1. Tell us about your background and how you became interested in forensic science?
I grew up in Cape Town, South Africa and I now work at the University of Cape Town in the Division of Forensic Medicine and Toxicology. My interest in forensic science was sparked during my B.Sc. Honors degree, where I took a module in forensic genetics. I furthered my studies by pursuing a M.Sc. in Forensic Science at the University of Strathclyde and I recently completed my Ph.D. in Human Genetics back at the University of Cape Town. I am particularly interested in forensic genetics in a post-mortem context and maintain close links with the provincial Forensic Pathology Services.
2. Can you provide a summary of the project you are working on?
My PhD research explored the concept of a ‘molecular autopsy’ to investigate genetic variants which could explain sudden unexpected death in infants. In this project I used both targeted genetic screening of candidate mutations, as well as massively parallel sequencing, to investigate variants in over 200 infants who demised suddenly and unexpectedly. We were able to uncover known and novel variants which were able to explain the deaths of several infants, and this information has been fed back to their families. In some instances, family members who were at-risk were also screened and then linked with medical care and interventions. Due to my involvements in the post-mortem setting, I have also become acutely aware of the burden of unidentified human remains at forensic mortuaries in South Africa. Therefore, one arm of my research also focuses on identification methods of severely decomposed human remains.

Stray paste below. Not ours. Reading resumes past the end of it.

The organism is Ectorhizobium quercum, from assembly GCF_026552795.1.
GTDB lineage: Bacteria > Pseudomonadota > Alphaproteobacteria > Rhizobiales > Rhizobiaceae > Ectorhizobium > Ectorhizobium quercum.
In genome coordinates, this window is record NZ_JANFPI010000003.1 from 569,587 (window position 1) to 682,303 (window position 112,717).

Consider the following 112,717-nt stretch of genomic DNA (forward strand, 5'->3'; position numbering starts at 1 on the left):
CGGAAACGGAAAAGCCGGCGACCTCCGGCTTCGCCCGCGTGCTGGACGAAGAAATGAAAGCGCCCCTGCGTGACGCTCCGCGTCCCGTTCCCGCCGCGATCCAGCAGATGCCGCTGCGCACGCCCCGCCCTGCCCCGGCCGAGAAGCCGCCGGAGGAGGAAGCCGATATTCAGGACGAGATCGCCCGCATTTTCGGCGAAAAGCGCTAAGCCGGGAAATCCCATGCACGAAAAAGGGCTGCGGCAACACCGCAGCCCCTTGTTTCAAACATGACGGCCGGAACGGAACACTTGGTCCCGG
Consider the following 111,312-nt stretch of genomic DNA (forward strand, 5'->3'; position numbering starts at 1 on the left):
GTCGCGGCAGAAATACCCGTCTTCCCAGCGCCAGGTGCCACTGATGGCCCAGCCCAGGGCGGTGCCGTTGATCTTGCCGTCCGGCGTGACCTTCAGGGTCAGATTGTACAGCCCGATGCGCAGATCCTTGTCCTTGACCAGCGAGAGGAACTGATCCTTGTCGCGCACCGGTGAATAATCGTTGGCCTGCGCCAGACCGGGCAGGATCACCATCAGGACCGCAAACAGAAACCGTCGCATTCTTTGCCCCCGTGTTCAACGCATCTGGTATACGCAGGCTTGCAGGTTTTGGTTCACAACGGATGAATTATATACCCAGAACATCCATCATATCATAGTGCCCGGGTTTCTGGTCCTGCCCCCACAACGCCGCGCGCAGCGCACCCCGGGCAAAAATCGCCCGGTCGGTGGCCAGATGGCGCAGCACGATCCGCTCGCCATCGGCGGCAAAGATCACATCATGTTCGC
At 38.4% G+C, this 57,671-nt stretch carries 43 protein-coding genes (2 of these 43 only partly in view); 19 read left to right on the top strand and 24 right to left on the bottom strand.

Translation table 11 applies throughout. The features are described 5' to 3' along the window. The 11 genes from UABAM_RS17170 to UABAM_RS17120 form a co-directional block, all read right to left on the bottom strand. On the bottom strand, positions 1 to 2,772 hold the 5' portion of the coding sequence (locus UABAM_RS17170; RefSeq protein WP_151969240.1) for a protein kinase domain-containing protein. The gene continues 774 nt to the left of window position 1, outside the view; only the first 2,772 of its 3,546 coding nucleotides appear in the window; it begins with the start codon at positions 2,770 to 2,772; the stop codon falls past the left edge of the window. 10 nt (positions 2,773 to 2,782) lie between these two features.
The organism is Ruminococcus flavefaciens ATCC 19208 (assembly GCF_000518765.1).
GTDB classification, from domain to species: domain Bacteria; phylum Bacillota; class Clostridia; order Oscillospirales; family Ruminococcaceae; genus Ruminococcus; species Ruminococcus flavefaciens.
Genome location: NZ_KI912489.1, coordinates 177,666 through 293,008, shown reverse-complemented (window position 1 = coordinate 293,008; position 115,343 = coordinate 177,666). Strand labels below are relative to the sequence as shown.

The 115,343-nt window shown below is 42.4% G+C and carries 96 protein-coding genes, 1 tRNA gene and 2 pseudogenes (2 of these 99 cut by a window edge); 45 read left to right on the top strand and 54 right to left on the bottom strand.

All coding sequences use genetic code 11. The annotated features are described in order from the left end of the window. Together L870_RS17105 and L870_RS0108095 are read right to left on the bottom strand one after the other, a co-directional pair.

3. Please describe your typical day in the lab.
My typical day in the lab often involves library preparation for massively parallel sequencing. I also spend a lot of my time in the lab showing students how to carry out new techniques. My research also involves time at the mortuary, where I am either speaking to families or assisting the forensic pathologists with DNA sample collection.